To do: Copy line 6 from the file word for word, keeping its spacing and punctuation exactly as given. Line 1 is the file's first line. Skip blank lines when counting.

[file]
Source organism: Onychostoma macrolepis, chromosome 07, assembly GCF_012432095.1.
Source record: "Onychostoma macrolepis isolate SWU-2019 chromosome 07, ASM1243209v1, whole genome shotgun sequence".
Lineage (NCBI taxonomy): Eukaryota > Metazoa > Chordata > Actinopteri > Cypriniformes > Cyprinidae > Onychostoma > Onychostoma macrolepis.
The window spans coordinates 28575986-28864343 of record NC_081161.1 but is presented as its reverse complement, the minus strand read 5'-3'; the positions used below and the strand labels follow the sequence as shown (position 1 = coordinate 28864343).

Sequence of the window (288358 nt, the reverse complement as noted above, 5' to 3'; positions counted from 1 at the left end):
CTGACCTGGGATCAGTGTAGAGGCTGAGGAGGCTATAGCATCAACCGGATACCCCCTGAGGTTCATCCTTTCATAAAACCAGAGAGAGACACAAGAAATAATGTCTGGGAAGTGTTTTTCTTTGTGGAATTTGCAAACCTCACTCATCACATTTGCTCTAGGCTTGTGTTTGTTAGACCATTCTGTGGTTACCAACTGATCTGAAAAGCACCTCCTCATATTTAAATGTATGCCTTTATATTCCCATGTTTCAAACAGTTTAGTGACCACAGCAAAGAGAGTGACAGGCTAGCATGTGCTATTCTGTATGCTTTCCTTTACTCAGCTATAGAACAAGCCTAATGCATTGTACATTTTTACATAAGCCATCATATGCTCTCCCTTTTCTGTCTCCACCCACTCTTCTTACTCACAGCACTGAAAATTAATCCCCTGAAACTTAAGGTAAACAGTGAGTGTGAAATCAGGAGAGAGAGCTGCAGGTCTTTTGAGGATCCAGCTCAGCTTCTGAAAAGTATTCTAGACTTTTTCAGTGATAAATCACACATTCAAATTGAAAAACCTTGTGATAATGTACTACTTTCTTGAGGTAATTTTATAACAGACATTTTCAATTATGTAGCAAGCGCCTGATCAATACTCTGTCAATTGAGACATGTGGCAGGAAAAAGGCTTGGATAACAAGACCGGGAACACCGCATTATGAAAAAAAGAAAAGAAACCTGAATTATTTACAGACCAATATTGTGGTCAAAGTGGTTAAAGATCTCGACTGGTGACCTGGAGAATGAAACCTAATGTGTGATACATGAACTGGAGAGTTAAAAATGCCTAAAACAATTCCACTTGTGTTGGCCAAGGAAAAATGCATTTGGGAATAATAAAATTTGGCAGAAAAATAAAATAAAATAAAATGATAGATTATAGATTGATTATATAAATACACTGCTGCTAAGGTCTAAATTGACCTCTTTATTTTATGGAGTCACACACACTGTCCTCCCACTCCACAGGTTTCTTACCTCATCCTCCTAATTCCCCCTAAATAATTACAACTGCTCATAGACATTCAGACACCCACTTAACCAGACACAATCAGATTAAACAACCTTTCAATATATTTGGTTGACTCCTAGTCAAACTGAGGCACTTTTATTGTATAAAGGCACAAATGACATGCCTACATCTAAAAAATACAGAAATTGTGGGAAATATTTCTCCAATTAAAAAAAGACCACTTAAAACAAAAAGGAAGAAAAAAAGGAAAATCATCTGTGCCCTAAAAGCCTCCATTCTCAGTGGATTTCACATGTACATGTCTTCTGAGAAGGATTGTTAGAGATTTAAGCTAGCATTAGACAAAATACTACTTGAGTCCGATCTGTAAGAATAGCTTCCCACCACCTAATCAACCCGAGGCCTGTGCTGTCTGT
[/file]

CTGACCTGGGATCAGTGTAGAGGCTGAGGAGGCTATAGCATCAACCGGATACCCCCTGAGGTTCATCCTTTCATAAAACCAGAGAGAGACACAAGAAATAATGTCTGGGAAGTGTTTTTCTTTGTGGAATTTGCAAACCTCACTCATCACATTTGCTCTAGGCTTGTGTTTGTTAGACCATTCTGTGGTTACCAACTGATCTGAAAAGCACCTCCTCATATTTAAATGTATGCCTTTATATTCCCATGTTTCAAACAGTTTAGTGACCACAGCAAAGAGAGTGACAGGCTAGCATGTGCTATTCTGTATGCTTTCCTTTACTCAGCTATAGAACAAGCCTAATGCATTGTACATTTTTACATAAGCCATCATATGCTCTCCCTTTTCTGTCTCCACCCACTCTTCTTACTCACAGCACTGAAAATTAATCCCCTGAAACTTAAGGTAAACAGTGAGTGTGAAATCAGGAGAGAGAGCTGCAGGTCTTTTGAGGATCCAGCTCAGCTTCTGAAAAGTATTCTAGACTTTTTCAGTGATAAATCACACATTCAAATTGAAAAACCTTGTGATAATGTACTACTTTCTTGAGGTAATTTTATAACAGACATTTTCAATTATGTAGCAAGCGCCTGATCAATACTCTGTCAATTGAGACATGTGGCAGGAAAAAGGCTTGGATAACAAGACCGGGAACACCGCATTATGAAAAAAAGAAAAGAAACCTGAATTATTTACAGACCAATATTGTGGTCAAAGTGGTTAAAGATCTCGACTGGTGACCTGGAGAATGAAACCTAATGTGTGATACATGAACTGGAGAGTTAAAAATGCCTAAAACAATTCCACTTGTGTTGGCCAAGGAAAAATGCATTTGGGAATAATAAAATTTGGCAGAAAAATAAAATAAAATAAAATGATAGATTATAGATTGATTATATAAATACACTGCTGCTAAGGTCTAAATTGACCTCTTTATTTTATGGAGTCACACACACTGTCCTCCCACTCCACAGGTTTCTTACCTCATCCTCCTAATTCCCCCTAAATAATTACAACTGCTCATAGACATTCAGACACCCACTTAACCAGACACAATCAGATTAAACAACCTTTCAATATATTTGGTTGACTCCTAGTCAAACTGAGGCACTTTTATTGTATAAAGGCACAAATGACATGCCTACATCTAAAAAATACAGAAATTGTGGGAAATATTTCTCCAATTAAAAAAAGACCACTTAAAACAAAAAGGAAGAAAAAAAGGAAAATCATCTGTGCCCTAAAAGCCTCCATTCTCAGTGGATTTCACATGTACATGTCTTCTGAGAAGGATTGTTAGAGATTTAAGCTAGCATTAGACAAAATACTACTTGAGTCCGATCTGTAAGAATAGCTTCCCACCACCTAATCAACCCGAGGCCTGTGCTGTCTGT